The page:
While little, Goblins (or gobbos, or gobbs, or gerblins, or SQUUUUEEEEs (if you’re me)) aren’t helpless. They can plan elaborate strategies to trap and pillage their opponents like a giant horde of tiny pirates. Ambushing via the power of family and friendship (take that Little Ponies!) is the goblin way of life after all. Despite this talk of togetherness, it’s temporary and for the expediency of the moment. Traditionally, Goblins fall under the Neutral Evil alignment. You’d probably be kinda selfish and looking out for numero uno too, if you had to compete for scraps and always had big bad Hooo-Mans trying to slaughter you – just because you stole a few chickens, a cow, and that crying baby (seriously, that last one was like… a Favor. Those things scream too much and they poop EVERYWHERE).
Goblins are a bit ill-tempered, and if they think they’re in a position of strength they can be extremely aggressive – despite their average size being below 3’5”. The height of the Goblin species is a perceived weakness preyed upon by other monstrous denizens. They’re extremely prone to bullying and become prey or servants (or both) to many larger humanoids or intelligent creatures.
Like some of the previously discussed Monsters of the Week, Goblins are not the most social creatures when it comes to outsiders. Outsiders are most likely prey, because they’re weaker, or a threat, because they’re stronger. They seem to be in a grey area when it comes to other goblin-kind as well as their relationships with orcs. It probably depends on the benefits they receive (food, treasure, time to sleep), how they can take advantage of said benefits (nap time on a full-belly, yo), and their likelihood of becoming food themselves (Eat Stan! I’m stringy and that farm baby just puked on me!).
In short (*snort*), Goblins live not much differently than any large extended family. They scream when they have to share their space or belongings with all their siblings. Nobody showers because all the hot water got used up or their parents are just too tired to care. They do the least amount of chores in the least amount of time, and never without complaint. Their room is a mess because it was always someone else who left the dirty underwear on the floor (or dining room table, or couch, or TV. Who leaves dirty underwear on the TV?!?!?) And no – I don’t know this just because it was my life for 15 years. Anyway….
Not all Goblins are created equal…
We talked a lot about goblins in general. But not all are equal, unfortunately. Goblin leaders have a lot of privilege in goblin society. Unlike the common goblin, they get to have their own space, food, and the best treasure. They’re also more likely to survive by “attacking” from the most rear position. Which is unfortunate for all the meat-shiel.. Erm… beloved goblin brothers and sisters fighting on the front lines. It might seem odd, because the leaders are considered to be the strongest and most capable. But keep in mind – for Goblins power is about survival. You don’t survive long if you’re heading the charge.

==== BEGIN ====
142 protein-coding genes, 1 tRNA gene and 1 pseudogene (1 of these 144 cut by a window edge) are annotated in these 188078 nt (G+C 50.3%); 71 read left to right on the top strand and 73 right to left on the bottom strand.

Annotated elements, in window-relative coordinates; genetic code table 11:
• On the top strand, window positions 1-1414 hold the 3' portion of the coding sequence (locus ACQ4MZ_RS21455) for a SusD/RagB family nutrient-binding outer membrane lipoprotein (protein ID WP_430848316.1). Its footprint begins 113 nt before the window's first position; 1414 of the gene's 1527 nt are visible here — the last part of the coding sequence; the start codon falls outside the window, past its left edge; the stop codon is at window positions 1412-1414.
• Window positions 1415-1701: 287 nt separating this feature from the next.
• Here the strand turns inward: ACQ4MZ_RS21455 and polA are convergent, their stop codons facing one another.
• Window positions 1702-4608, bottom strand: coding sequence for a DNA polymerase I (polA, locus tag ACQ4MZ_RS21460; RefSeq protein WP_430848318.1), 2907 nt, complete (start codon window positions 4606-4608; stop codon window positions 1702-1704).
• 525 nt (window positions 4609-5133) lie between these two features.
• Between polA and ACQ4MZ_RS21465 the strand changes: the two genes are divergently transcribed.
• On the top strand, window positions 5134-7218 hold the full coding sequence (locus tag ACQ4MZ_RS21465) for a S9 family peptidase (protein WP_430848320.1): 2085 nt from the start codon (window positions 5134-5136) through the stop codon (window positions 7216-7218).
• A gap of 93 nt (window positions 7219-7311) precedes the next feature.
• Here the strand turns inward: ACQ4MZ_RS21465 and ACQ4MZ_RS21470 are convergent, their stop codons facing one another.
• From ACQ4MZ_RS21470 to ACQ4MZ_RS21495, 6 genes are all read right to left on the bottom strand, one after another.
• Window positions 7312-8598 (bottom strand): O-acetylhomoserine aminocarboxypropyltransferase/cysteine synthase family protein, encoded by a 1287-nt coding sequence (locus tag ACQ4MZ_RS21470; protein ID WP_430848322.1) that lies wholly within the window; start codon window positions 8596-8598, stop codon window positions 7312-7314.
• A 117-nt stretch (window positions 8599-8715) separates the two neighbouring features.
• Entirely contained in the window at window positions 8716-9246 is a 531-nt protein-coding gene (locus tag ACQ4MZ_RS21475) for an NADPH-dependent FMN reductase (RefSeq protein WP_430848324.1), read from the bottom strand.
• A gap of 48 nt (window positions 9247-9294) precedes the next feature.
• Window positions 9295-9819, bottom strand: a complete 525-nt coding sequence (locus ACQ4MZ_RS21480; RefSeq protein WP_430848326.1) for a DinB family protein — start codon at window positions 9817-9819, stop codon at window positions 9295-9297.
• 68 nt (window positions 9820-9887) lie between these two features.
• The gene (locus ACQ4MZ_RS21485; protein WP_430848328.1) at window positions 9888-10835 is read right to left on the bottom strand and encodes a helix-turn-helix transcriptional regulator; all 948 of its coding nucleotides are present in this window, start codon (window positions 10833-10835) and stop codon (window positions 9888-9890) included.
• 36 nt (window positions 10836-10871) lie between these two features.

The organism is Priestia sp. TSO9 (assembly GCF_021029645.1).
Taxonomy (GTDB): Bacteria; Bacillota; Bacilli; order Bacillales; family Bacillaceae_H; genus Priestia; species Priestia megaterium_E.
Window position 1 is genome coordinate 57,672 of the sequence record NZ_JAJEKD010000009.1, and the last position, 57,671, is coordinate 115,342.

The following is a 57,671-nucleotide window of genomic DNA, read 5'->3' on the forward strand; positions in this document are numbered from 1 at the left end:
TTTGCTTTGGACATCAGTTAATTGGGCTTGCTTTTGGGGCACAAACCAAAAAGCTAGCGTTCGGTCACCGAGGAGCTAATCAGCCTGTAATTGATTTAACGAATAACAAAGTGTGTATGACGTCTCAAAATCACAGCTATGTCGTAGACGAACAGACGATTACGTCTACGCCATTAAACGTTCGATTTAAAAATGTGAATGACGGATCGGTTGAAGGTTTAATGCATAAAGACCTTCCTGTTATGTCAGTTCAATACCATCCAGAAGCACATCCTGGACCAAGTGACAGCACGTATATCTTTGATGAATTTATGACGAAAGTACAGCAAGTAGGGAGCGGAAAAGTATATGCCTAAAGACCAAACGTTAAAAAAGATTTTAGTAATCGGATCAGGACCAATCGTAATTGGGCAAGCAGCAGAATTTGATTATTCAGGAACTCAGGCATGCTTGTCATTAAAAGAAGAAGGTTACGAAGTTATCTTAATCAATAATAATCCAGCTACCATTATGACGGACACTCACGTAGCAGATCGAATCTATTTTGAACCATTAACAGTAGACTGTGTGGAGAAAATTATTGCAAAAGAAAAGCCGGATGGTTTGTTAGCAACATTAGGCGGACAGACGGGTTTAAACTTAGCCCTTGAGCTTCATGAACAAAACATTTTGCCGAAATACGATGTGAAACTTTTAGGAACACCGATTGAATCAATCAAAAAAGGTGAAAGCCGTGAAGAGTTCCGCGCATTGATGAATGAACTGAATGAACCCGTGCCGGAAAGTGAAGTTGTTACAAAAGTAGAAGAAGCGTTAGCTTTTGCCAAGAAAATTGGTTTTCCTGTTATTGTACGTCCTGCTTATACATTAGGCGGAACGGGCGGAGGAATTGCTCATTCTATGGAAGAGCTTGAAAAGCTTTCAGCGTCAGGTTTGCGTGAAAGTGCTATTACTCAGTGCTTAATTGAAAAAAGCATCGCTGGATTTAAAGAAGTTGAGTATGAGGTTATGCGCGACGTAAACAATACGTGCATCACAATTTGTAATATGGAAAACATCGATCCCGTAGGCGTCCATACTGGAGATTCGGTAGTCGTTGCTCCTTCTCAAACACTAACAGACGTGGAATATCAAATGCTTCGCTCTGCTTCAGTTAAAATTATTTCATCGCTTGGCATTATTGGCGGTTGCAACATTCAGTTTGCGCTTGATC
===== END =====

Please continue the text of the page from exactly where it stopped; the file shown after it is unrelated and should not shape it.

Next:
Goblins are super common and a staple of many adventures. Should we tackle something more rare? Which strange creature should we deep dive into in an upcoming Monster of The Week? Let us know in the comments below!
OMG! Look out! It’s a Behol… nope. Just your average floating cyclops orb with foureyestalks and a penchant for philosophical conversation.
We’re back and kicking off this week’s Monster of The Week with the classic TTRPG monster; The Spector.
Despite their gruesome appearance, the Spectator isn’t evil (don’t judge a book… or an eyeball, yo). It’s actually lawful neutral alignment. That’s just one of the things that makes them so attractive as a guardian. Who else could be better trusted with your prized treasures – definitely not your first college roommate (I’m still waiting to get those Simpsons DVDs back Dave).
The Spectator is a quirky monster with great philosophical knowledge (not just Nietzsche, Kopf too). They quite enjoy conversation and may hold extended conversions with those who dare approach them. Unlike the viciously paranoid and solitary Beholder, Spectators are also capable of forming deep friendships with others. Who knows if they’re capable of committing to romantic relationships – but it’s possible. Just imagine the Spectator-ship possibilities; Spectator x Beholder perhaps? I mean they both have a superiority complex and are both round orbs from questionable backgrounds. Well, that’s another question for another day. This is Monster of The Week and NOT Monster Match Maker. (Seriously though, if you all would read Monster Match Maker we’d consider making it. Haha)
As Far As The Monster Itself…
As far as magical abilities go, the Spectator is capable of paralyzing its enemies, wounding them, and causing psychological trauma (confusion and/or fear). Since they’re lawful neutral, they’re not as likely to attack unless provoked. Since they’re sometimes summoned as guardians, provoking may be as simple as coming within eye range (eye-ray-range?). Think you can simply avoid those rays by flinging some spells from afar? Nope! Where the Beholder has a nasty anti-magic cone, our Spectator buddy is able to reflect spells back at the caster OR at someone else in range! Looks like you’ll have to move in close after all.
As big ‘ole orbs without any non-eye-stalky appendages, they primarily use their eye rays in combat. They CAN bite, but… like… why would they when an eye stalk does more damage. Maybe if you took out those eyes stalks? (Finally a real world use for that Three Stooges Eye Poke!) If all eyes of the Spectator are poked/damaged, it will teleport itself to a different plane to escape the battle (unless it’s been summoned as a guardian, in which case it’s likely to fight to the death). This may sound dramatic, but keep in mind the Spectator is literally just one giant eyeball with four other eyes tacked on. Once those eyes are out of commission or proving less than useful, there’s few other options other than flight.
Can you think of any other monsters with inconvenient weaknesses? Let us know so we can consider them as a candidate for a future Monster of the Week!